Is this sentence correct ?
He is characteristically a womanizer.
- John PLv 74 weeks ago
Yes, it is correct.
- RPLv 74 weeks ago
Yes, it seems fine as is.
- VivianLv 44 weeks ago
"He is characteristically a womanizer." should have "as" after "characteristically": "He is characteristically as a womanizer." That is how that sentence would be correct.
- busterwasmycatLv 74 weeks ago
You can say that. It does not substitute with "He is a unique womanizer" though. Completely different ideas. You would normally only have to say "He is a womanizer" because it follows that the person being called a womanizer is characteristically a womanizer or you would not claim that he is one. However, if you are talking about what he is as a character, how he characteristically behaves, you can say "He is characteristically a womanizer" (that is what he is normally like). Much like "He is characteristically thoughtful, so it is surprising to me that he would act so impulsively."
The use of characteristically is one of defining how the person usually is, underlying his normal behavior, even if he did not do that usual thing at a particular moment. You would raise the idea of "characteristic" behavior especially when you want to point out something that was uncharacteristic in contrast. Otherwise, the very declaration of a characteristic is assumed to mean that the characteristic is typical (that he is characteristically that way) so isn't actually needed. It is a given. Otherwise you are telling a falsehood. He is not a womanizer, even if he can be a womanizer from time to time. It is not strictly true so you would not say it if it wasn't characteristic in the first place.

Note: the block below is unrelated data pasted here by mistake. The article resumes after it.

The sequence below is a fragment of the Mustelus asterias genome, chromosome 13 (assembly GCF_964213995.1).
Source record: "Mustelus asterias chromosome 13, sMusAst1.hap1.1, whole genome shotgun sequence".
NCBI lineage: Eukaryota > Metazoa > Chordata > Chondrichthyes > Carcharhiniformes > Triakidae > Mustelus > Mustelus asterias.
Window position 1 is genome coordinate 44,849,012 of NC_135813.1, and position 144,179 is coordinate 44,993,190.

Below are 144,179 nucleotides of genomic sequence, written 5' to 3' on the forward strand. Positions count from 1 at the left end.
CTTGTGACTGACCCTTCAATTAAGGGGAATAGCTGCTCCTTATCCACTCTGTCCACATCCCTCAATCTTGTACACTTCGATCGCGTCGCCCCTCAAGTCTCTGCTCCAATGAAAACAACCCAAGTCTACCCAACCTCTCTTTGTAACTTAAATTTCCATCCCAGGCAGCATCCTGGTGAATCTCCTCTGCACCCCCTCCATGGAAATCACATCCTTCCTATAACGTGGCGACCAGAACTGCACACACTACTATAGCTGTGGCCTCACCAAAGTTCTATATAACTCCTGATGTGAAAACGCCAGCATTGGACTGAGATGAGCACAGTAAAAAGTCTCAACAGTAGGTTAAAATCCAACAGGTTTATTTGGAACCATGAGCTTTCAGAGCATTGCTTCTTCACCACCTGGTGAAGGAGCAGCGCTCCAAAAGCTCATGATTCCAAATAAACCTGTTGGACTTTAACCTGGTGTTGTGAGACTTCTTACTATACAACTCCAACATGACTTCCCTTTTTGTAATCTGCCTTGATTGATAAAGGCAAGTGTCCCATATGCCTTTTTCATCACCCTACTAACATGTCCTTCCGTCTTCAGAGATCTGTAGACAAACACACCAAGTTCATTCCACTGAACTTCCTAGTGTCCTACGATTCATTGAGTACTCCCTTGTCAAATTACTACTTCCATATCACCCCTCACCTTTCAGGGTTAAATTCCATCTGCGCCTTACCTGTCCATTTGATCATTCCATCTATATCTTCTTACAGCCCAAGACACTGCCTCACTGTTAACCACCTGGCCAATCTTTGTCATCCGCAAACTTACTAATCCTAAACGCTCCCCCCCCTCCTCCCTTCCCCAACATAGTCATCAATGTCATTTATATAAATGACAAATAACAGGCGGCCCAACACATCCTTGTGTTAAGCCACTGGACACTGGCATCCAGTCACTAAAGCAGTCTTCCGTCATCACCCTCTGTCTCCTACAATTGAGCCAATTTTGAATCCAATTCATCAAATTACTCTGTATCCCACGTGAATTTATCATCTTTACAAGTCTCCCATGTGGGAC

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- AmulyaPLv 54 weeks ago
He's is a unique womanizer.
- CaninesLv 54 weeks ago
I would drop characteristically--it's too long.
He's a womanizer.
He's a typical womanizer.
He's your typical womanizer.